Entry of HIV and SIV into susceptible cells is mediated by CD4 and chemokine receptors, which act as coreceptors. To study cell entry of SIV, we constructed a cell line, xKLuSIV, derived from non-susceptible human K562 cells, that express the firefly luciferase reporter gene under control of a minimal SIV long terminal repeat (LTR). Using these susceptible cells, we studied the entry of a well-characterized molecularly cloned macrophage-tropic SIV. xKLuSIV cells that express rhesus macaque CD4 and/or the rhesus chemokine receptor CCR5 are susceptible to infection with the macrophage-tropic, neurovirulent strain SIV/17E-Fr, but only xKLuSIV cells expressing both CCR5 and CD4 were susceptible to infection by the macrophage-tropic, non-neurovirulent strain SIV/17E-Cl. CCR5-dependent, CD4-independent infection by SIV/17E-Fr was abrogated by pre-incubation of the cells with AOP-RANTES, a ligand for CCR5. In addition to viral entry occurring by a CD4-independent mechanism, neutralization of SIV/17E-Fr with rhesus mAbs from 3 different neutralization groups blocked entry into xKLuSIV cells by both CD4-dependent and -independent mechanisms. Triggering the env glycoprotein of SIV-17EFr with soluble CD4 had no significant effect in infectivity, but triggering of the same glycoprotein of SIV/17E-Cl allowed it to enter cells in a CD4-independent fashion. Using mutant molecular clones, we studied the determinants for CD4 independence, all of which are confined to the env gene. We report here that truncation of the TM at amino acid 764 and changing a single amino acid (R751G) in the SIV envelope transmembrane protein (TM) conferred the observed CD4-independent phenotype. Our data suggest that the envelope from the neurovirulent SIV/17E-Fr interacts with CCR5 in a CD4-independent manner, and changes in the TM protein of this virus are important components that contribute to neurovirulence in SIV.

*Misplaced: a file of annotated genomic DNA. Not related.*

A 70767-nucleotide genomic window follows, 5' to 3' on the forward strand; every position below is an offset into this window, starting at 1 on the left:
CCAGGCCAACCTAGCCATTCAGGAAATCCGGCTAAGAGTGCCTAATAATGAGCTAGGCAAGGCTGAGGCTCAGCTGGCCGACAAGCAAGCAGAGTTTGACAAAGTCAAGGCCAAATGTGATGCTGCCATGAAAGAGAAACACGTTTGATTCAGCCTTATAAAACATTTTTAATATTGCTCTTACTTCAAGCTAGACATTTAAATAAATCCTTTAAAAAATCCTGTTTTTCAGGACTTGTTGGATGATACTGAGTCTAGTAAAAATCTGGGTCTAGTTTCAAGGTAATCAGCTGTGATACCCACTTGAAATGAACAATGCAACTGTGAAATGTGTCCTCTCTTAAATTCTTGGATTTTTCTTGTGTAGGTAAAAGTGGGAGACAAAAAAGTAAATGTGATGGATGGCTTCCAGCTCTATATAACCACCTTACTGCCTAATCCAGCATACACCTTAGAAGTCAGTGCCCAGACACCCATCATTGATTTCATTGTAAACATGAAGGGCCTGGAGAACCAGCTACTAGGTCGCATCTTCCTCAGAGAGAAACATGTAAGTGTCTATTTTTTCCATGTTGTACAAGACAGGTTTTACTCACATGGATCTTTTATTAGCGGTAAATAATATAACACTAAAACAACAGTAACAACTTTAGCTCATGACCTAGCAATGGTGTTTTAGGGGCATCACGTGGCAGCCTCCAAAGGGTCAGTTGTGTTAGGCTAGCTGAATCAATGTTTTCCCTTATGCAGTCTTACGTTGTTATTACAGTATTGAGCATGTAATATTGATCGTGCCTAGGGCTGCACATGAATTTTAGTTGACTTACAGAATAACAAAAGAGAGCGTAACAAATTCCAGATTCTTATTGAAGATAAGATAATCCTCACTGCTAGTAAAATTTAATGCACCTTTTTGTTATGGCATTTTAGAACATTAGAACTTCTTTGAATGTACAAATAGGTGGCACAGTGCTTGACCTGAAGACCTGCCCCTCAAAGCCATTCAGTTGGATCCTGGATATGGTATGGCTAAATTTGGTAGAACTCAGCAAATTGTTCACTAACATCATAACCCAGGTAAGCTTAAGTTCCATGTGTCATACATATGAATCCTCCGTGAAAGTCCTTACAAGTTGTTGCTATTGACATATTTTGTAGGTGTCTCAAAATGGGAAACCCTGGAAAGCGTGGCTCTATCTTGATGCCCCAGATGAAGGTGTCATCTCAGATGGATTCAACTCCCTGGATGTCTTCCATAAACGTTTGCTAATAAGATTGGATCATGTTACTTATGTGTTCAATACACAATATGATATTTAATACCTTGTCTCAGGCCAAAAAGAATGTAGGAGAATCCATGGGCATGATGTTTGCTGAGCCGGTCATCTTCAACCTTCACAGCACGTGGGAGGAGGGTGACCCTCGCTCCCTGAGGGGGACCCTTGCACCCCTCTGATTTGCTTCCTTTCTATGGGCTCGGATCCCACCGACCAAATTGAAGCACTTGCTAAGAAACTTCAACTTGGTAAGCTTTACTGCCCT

|Original language||English (US)|
|Number of pages||12|
|State||Published - Oct 10 2005|
- CD4 independence
- Simian immunodeficiency virus
- Virus receptor
ASJC Scopus subject areas